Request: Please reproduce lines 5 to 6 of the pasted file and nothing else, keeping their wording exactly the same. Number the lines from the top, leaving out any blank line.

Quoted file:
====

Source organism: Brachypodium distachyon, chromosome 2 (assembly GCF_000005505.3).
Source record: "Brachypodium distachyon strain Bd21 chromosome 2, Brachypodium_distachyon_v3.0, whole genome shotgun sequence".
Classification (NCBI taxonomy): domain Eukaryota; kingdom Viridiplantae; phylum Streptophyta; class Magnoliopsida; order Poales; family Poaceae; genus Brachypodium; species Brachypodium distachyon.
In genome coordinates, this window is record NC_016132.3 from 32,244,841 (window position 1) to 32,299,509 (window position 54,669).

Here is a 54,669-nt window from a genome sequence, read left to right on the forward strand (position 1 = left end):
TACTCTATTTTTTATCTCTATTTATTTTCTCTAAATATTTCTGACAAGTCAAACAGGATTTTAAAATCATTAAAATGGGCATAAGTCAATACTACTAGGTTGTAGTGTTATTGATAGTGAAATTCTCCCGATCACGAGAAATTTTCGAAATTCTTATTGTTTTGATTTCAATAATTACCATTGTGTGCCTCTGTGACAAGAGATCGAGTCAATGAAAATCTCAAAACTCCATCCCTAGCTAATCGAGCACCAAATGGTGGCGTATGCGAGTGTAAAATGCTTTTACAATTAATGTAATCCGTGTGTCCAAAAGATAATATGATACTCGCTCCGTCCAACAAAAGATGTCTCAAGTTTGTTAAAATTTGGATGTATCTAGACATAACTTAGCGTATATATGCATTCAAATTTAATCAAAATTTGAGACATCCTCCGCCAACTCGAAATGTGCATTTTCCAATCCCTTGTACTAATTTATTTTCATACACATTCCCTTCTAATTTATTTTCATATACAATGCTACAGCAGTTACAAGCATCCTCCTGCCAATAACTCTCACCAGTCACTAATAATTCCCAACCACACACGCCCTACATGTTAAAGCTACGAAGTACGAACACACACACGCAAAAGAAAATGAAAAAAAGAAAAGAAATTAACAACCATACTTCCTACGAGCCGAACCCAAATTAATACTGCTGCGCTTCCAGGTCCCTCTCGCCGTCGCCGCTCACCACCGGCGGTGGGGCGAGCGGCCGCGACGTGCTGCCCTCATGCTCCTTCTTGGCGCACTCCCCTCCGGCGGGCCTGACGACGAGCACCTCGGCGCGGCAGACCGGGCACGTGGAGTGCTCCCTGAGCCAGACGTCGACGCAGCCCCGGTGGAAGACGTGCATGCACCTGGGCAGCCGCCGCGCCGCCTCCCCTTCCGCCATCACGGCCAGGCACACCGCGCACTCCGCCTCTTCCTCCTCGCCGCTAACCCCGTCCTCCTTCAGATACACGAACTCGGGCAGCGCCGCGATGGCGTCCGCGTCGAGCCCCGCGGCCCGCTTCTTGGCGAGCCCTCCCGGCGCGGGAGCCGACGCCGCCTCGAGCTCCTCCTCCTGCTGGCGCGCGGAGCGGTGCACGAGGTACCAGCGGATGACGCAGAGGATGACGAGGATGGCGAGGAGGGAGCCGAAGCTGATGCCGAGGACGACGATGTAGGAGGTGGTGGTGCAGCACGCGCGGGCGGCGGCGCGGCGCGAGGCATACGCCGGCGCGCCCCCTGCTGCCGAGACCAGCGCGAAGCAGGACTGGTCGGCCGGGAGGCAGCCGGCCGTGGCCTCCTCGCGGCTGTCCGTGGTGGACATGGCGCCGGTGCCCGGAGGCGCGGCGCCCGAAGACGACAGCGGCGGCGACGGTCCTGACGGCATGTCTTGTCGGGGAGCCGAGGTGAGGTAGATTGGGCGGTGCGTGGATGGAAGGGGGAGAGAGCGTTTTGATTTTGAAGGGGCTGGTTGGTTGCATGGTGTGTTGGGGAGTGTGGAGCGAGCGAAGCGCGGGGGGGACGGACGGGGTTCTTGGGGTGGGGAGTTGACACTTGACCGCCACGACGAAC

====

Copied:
Here is a 54,669-nt window from a genome sequence, read left to right on the forward strand (position 1 = left end):
TACTCTATTTTTTATCTCTATTTATTTTCTCTAAATATTTCTGACAAGTCAAACAGGATTTTAAAATCATTAAAATGGGCATAAGTCAATACTACTAGGTTGTAGTGTTATTGATAGTGAAATTCTCCCGATCACGAGAAATTTTCGAAATTCTTATTGTTTTGATTTCAATAATTACCATTGTGTGCCTCTGTGACAAGAGATCGAGTCAATGAAAATCTCAAAACTCCATCCCTAGCTAATCGAGCACCAAATGGTGGCGTATGCGAGTGTAAAATGCTTTTACAATTAATGTAATCCGTGTGTCCAAAAGATAATATGATACTCGCTCCGTCCAACAAAAGATGTCTCAAGTTTGTTAAAATTTGGATGTATCTAGACATAACTTAGCGTATATATGCATTCAAATTTAATCAAAATTTGAGACATCCTCCGCCAACTCGAAATGTGCATTTTCCAATCCCTTGTACTAATTTATTTTCATACACATTCCCTTCTAATTTATTTTCATATACAATGCTACAGCAGTTACAAGCATCCTCCTGCCAATAACTCTCACCAGTCACTAATAATTCCCAACCACACACGCCCTACATGTTAAAGCTACGAAGTACGAACACACACACGCAAAAGAAAATGAAAAAAAGAAAAGAAATTAACAACCATACTTCCTACGAGCCGAACCCAAATTAATACTGCTGCGCTTCCAGGTCCCTCTCGCCGTCGCCGCTCACCACCGGCGGTGGGGCGAGCGGCCGCGACGTGCTGCCCTCATGCTCCTTCTTGGCGCACTCCCCTCCGGCGGGCCTGACGACGAGCACCTCGGCGCGGCAGACCGGGCACGTGGAGTGCTCCCTGAGCCAGACGTCGACGCAGCCCCGGTGGAAGACGTGCATGCACCTGGGCAGCCGCCGCGCCGCCTCCCCTTCCGCCATCACGGCCAGGCACACCGCGCACTCCGCCTCTTCCTCCTCGCCGCTAACCCCGTCCTCCTTCAGATACACGAACTCGGGCAGCGCCGCGATGGCGTCCGCGTCGAGCCCCGCGGCCCGCTTCTTGGCGAGCCCTCCCGGCGCGGGAGCCGACGCCGCCTCGAGCTCCTCCTCCTGCTGGCGCGCGGAGCGGTGCACGAGGTACCAGCGGATGACGCAGAGGATGACGAGGATGGCGAGGAGGGAGCCGAAGCTGATGCCGAGGACGACGATGTAGGAGGTGGTGGTGCAGCACGCGCGGGCGGCGGCGCGGCGCGAGGCATACGCCGGCGCGCCCCCTGCTGCCGAGACCAGCGCGAAGCAGGACTGGTCGGCCGGGAGGCAGCCGGCCGTGGCCTCCTCGCGGCTGTCCGTGGTGGACATGGCGCCGGTGCCCGGAGGCGCGGCGCCCGAAGACGACAGCGGCGGCGACGGTCCTGACGGCATGTCTTGTCGGGGAGCCGAGGTGAGGTAGATTGGGCGGTGCGTGGATGGAAGGGGGAGAGAGCGTTTTGATTTTGAAGGGGCTGGTTGGTTGCATGGTGTGTTGGGGAGTGTGGAGCGAGCGAAGCGCGGGGGGGACGGACGGGGTTCTTGGGGTGGGGAGTTGACACTTGACCGCCACGACGAAC